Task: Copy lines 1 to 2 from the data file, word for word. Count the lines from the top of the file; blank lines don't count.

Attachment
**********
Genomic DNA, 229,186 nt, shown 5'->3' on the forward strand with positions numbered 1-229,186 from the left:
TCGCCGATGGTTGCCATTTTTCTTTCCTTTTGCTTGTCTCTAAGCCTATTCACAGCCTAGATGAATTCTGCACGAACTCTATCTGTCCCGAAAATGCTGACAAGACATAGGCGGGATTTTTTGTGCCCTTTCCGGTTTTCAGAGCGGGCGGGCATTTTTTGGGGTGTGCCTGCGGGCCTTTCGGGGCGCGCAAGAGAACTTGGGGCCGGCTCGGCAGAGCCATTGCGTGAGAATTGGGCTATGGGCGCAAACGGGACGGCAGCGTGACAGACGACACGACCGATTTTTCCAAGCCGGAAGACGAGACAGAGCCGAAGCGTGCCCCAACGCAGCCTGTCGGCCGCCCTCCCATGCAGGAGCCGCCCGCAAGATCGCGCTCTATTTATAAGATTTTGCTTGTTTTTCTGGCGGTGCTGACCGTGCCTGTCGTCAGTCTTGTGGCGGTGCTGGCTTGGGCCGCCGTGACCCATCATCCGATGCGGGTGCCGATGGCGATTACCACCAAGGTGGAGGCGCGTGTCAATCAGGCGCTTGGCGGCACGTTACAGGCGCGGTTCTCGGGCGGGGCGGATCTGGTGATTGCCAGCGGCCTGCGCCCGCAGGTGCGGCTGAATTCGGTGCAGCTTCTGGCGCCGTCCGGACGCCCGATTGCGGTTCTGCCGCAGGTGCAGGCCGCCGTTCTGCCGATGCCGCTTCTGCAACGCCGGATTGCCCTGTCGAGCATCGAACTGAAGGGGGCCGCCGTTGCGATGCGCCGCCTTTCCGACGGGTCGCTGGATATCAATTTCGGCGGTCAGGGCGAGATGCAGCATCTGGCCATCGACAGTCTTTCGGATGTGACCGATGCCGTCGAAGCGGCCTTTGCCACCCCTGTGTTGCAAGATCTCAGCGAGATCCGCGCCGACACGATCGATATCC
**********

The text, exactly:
Genomic DNA, 229,186 nt, shown 5'->3' on the forward strand with positions numbered 1-229,186 from the left:
TCGCCGATGGTTGCCATTTTTCTTTCCTTTTGCTTGTCTCTAAGCCTATTCACAGCCTAGATGAATTCTGCACGAACTCTATCTGTCCCGAAAATGCTGACAAGACATAGGCGGGATTTTTTGTGCCCTTTCCGGTTTTCAGAGCGGGCGGGCATTTTTTGGGGTGTGCCTGCGGGCCTTTCGGGGCGCGCAAGAGAACTTGGGGCCGGCTCGGCAGAGCCATTGCGTGAGAATTGGGCTATGGGCGCAAACGGGACGGCAGCGTGACAGACGACACGACCGATTTTTCCAAGCCGGAAGACGAGACAGAGCCGAAGCGTGCCCCAACGCAGCCTGTCGGCCGCCCTCCCATGCAGGAGCCGCCCGCAAGATCGCGCTCTATTTATAAGATTTTGCTTGTTTTTCTGGCGGTGCTGACCGTGCCTGTCGTCAGTCTTGTGGCGGTGCTGGCTTGGGCCGCCGTGACCCATCATCCGATGCGGGTGCCGATGGCGATTACCACCAAGGTGGAGGCGCGTGTCAATCAGGCGCTTGGCGGCACGTTACAGGCGCGGTTCTCGGGCGGGGCGGATCTGGTGATTGCCAGCGGCCTGCGCCCGCAGGTGCGGCTGAATTCGGTGCAGCTTCTGGCGCCGTCCGGACGCCCGATTGCGGTTCTGCCGCAGGTGCAGGCCGCCGTTCTGCCGATGCCGCTTCTGCAACGCCGGATTGCCCTGTCGAGCATCGAACTGAAGGGGGCCGCCGTTGCGATGCGCCGCCTTTCCGACGGGTCGCTGGATATCAATTTCGGCGGTCAGGGCGAGATGCAGCATCTGGCCATCGACAGTCTTTCGGATGTGACCGATGCCGTCGAAGCGGCCTTTGCCACCCCTGTGTTGCAAGATCTCAGCGAGATCCGCGCCGACACGATCGATATCC